Pills with a mind of their own

Amber Dance, Special to the Los Angeles Times: "Did you take your medicine today?" Soon, patients won't have to rely on their memories for the answer. Scientists are developing tablets and capsules that track when they've been popped, turning the humble pill into a high-tech monitoring machine.

 The goal: new devices to help people take their meds on time and improve the results coming out of clinical trials for new drugs.

 Doctors can already prescribe pills that release drugs slowly or at a specific time." "They even have camera pills that take snaps of their 20- to 40-foot journey through the gastrointestinal tract. The new pills tote microchips that make them even cleverer: They will report back to a recorder or smart phone exactly what kind and how much medicine has gone down the hatch and landed in the stomach. Someday they may also report on heart rate and other bodily data.

This next generation of pills is all about compliance, as it's termed in doctor-speak — the tendency of patients to follow their doctors' instructions (or not). According to the World Health Organization, half of patients don't take their pills properly. We skip doses, take the wrong amount at the wrong time or simply ignore prescriptions altogether. In a 2006 survey of 1,000 people by two pharmacist associations, three-quarters of those queried admitted to occasional noncompliance.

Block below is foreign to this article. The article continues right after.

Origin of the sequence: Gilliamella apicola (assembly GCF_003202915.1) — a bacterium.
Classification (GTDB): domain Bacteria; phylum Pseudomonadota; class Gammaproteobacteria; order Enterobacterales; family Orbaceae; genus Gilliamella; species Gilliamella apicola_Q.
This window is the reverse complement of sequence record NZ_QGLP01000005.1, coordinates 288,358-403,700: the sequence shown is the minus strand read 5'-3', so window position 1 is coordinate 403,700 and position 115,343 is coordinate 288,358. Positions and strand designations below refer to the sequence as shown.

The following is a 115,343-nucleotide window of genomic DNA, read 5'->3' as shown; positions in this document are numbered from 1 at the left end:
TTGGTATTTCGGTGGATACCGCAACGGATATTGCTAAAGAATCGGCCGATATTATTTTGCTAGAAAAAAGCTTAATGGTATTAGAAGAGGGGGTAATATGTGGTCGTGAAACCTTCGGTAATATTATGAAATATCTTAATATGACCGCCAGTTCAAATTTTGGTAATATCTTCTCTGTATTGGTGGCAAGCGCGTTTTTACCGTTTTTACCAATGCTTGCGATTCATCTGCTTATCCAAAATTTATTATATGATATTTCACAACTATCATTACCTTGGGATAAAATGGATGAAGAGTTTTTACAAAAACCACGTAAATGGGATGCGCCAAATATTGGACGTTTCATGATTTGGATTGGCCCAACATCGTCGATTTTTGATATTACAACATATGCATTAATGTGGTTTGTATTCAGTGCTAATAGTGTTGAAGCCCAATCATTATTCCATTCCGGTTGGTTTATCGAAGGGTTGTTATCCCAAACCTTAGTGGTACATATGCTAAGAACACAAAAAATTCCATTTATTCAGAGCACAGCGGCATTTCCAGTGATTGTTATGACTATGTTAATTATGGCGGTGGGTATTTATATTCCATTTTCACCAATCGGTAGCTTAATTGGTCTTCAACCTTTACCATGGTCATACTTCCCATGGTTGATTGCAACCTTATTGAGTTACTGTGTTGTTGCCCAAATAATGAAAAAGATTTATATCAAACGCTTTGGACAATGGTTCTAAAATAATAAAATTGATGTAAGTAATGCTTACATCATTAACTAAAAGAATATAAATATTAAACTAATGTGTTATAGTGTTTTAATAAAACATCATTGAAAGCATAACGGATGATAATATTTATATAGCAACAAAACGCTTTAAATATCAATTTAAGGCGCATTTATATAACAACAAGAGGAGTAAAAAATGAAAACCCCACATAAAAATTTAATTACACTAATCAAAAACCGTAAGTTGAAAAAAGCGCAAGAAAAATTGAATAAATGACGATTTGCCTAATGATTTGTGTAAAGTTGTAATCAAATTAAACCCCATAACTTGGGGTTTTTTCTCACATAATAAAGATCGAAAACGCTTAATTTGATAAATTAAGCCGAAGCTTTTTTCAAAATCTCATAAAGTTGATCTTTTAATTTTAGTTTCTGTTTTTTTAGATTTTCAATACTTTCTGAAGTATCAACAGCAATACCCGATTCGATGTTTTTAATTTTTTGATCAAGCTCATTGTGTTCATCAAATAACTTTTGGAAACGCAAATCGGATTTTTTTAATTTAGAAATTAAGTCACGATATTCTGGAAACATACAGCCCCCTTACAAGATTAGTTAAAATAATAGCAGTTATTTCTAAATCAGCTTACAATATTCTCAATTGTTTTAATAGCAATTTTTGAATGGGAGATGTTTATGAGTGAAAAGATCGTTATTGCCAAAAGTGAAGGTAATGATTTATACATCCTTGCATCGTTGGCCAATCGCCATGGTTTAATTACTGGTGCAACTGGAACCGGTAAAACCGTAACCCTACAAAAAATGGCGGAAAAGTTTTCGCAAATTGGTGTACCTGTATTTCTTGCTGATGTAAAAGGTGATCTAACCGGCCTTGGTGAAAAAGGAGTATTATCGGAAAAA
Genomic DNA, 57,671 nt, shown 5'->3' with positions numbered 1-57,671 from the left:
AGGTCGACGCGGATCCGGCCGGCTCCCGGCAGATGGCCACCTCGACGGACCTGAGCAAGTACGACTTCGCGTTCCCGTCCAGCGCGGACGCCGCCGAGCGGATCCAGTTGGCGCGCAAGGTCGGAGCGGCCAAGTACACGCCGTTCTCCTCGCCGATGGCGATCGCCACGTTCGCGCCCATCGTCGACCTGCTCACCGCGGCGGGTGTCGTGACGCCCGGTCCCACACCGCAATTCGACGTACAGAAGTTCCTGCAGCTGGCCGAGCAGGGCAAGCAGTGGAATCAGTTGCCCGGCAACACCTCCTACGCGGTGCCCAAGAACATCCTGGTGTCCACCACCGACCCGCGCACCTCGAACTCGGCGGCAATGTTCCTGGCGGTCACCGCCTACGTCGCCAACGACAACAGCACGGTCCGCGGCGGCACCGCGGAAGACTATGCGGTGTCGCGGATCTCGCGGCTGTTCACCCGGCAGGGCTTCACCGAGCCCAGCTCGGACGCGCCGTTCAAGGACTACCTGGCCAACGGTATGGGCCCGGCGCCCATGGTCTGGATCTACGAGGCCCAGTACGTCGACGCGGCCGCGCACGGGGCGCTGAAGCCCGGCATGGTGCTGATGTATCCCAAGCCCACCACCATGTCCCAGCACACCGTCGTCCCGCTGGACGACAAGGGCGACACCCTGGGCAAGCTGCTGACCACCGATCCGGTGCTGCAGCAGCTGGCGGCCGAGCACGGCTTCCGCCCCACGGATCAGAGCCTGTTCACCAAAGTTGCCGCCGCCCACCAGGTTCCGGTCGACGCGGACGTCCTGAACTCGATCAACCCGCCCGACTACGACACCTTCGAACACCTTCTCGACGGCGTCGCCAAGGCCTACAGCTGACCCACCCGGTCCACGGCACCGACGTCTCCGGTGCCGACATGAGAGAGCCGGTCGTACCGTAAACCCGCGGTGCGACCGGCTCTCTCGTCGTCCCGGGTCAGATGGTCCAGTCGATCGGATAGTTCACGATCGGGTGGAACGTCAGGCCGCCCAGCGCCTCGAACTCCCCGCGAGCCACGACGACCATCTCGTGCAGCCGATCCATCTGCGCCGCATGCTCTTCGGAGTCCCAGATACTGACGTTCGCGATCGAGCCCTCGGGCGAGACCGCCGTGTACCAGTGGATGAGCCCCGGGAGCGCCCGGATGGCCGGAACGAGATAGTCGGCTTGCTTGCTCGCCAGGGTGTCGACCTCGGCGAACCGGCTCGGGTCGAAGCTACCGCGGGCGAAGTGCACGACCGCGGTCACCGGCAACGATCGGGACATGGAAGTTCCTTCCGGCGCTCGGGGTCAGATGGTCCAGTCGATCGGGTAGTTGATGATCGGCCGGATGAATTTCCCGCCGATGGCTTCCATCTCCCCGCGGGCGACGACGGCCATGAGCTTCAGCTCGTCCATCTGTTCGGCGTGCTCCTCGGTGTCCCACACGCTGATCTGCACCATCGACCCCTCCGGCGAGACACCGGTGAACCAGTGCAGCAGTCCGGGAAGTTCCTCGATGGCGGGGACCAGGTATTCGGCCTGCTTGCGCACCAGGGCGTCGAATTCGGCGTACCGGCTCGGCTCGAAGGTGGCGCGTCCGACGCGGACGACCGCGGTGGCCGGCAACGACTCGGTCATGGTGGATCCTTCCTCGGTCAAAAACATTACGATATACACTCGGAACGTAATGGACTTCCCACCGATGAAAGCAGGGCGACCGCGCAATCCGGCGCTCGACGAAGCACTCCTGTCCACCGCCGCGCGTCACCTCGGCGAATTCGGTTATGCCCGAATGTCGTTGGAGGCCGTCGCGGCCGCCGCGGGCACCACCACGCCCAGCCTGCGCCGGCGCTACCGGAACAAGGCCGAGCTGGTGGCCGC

Medication misuse can lead to hospitalizations and deaths. Those preventable events cost the healthcare system $100 billion to $300 billion annually, according to a 2009 report by the Pharmaceutical Research and Manufacturers of America.

 The most common reason for medication mistakes is forgetfulness, particularly among the elderly — just the age group, of course, that has to manage multiple medications..... "

The system works by radio-frequency identification, or RFID. You experience RFID every time you exit a large store: The pair of pillars you pass through on the way out converse with RFID chips on the products you're carrying to confirm you did indeed pay for them.

In the case of MagneTrace, three magnets on a choker-type necklace act like those pillars, continually surveying the neck. The pill contains an RFID chip to communicate with the magnets. When Ghovanloo tested the system in an artificial neck made of PVC pipe, the necklace detected 94% of pills passing through it. He hopes to get that number up to 99% and is adding a microchip that will also transmit information about the specific drug taken and its dose.

 Ghovanloo coats the chips with a non-reactive material so that after the medicine dissolves, the hardware simply passes through and out of the digestive tract. He has tested the tracer chips in a hound dog, and they were harmless. 

However, before trying the system in people, Ghovanloo says he needs make the design more fashionable. "Right now, it's not something that a lady would be willing to wear," he says. For men, he might embed the device in a shirt collar.

... "The important thing is that it's under the patient's control," Ghovanloo says. "I would compare it with the information you put on your Facebook — you can limit it to just your friends, or you can have it for the world to see."

Bashirullah notes that the pills aren't so different from well-accepted electronic implants such as pacemakers and other stimulators that transmit data such as heart rate.

So open wide and swallow your meds. The smart pills of the future will know if you don't." (read further)

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